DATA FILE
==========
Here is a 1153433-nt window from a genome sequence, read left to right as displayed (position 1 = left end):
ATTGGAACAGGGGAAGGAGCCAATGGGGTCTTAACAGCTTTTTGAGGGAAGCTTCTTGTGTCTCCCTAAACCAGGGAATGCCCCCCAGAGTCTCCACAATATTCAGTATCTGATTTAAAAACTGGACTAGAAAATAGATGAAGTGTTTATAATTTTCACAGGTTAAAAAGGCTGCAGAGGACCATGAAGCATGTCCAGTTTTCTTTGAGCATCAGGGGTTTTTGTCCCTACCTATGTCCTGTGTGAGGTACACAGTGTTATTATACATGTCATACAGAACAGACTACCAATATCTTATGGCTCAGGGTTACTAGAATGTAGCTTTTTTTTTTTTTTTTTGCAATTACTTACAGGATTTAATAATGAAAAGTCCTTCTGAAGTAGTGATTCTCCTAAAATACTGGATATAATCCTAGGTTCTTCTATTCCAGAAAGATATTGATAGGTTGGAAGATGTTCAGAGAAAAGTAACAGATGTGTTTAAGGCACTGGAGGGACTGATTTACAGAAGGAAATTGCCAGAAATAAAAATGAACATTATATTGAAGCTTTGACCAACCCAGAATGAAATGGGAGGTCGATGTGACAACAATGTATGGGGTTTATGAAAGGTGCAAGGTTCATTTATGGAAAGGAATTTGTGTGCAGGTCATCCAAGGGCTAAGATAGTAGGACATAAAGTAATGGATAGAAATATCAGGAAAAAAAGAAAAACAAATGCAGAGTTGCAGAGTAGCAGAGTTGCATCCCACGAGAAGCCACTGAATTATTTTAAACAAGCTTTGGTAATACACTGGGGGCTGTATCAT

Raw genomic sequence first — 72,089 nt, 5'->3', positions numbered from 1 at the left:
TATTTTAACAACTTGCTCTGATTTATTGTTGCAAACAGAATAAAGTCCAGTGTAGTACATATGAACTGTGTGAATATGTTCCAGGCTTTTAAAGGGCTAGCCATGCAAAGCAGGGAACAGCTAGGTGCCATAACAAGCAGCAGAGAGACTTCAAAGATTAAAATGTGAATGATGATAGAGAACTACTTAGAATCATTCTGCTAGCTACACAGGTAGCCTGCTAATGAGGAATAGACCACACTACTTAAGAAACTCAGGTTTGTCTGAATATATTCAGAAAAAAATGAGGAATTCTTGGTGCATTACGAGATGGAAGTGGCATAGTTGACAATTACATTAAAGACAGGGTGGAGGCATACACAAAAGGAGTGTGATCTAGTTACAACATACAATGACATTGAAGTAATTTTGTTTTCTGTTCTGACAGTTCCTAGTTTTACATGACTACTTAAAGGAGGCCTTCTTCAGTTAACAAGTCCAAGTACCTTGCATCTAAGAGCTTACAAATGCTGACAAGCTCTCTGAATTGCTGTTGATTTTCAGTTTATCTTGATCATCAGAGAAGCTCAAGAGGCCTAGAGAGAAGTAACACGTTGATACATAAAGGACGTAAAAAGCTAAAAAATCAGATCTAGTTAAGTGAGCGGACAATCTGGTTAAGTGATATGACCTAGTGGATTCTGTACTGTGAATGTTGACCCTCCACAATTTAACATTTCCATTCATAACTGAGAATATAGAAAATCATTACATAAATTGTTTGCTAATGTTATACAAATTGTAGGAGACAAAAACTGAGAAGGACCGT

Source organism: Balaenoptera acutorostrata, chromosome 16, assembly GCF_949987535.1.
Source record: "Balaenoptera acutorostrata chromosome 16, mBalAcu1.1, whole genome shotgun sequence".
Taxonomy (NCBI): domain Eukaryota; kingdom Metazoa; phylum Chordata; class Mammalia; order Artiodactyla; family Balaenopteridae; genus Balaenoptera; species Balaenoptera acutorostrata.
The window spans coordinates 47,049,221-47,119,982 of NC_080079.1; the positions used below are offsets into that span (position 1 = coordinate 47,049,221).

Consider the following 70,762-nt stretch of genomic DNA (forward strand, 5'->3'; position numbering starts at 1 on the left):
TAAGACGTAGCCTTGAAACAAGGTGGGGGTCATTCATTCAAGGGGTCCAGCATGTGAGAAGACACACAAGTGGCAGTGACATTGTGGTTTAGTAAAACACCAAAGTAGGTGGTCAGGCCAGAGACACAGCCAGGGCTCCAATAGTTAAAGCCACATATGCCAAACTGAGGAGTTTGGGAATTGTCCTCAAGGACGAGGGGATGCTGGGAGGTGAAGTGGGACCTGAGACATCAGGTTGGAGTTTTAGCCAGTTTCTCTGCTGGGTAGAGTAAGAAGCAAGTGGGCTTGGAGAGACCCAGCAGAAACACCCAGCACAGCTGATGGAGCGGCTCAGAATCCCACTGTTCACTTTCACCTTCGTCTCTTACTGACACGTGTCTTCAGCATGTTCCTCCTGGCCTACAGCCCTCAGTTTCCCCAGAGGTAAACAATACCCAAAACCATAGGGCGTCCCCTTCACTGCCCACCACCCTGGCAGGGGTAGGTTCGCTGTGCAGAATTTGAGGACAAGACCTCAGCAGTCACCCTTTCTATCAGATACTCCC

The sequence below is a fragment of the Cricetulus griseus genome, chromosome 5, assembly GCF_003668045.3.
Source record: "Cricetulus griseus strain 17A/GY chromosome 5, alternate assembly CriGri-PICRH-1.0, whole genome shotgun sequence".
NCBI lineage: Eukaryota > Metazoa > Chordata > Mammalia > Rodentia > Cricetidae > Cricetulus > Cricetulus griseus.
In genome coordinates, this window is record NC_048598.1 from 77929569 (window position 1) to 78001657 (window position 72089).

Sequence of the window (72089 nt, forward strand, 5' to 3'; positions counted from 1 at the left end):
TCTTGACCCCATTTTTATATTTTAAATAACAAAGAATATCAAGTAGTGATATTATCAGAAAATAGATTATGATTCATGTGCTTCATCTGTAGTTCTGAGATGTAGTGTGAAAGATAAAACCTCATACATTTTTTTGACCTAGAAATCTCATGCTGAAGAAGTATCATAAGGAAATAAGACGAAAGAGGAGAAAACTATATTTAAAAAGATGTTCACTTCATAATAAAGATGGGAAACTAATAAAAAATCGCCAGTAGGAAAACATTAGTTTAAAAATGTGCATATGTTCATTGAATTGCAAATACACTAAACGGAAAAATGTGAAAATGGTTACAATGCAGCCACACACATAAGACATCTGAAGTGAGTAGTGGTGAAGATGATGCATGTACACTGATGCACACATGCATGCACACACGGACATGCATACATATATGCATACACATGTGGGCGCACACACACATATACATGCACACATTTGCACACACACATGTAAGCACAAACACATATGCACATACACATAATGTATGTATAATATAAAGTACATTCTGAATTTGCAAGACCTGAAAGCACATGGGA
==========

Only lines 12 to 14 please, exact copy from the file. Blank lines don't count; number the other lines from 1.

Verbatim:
Source record: "Cricetulus griseus strain 17A/GY chromosome 5, alternate assembly CriGri-PICRH-1.0, whole genome shotgun sequence".
NCBI lineage: Eukaryota > Metazoa > Chordata > Mammalia > Rodentia > Cricetidae > Cricetulus > Cricetulus griseus.
In genome coordinates, this window is record NC_048598.1 from 77929569 (window position 1) to 78001657 (window position 72089).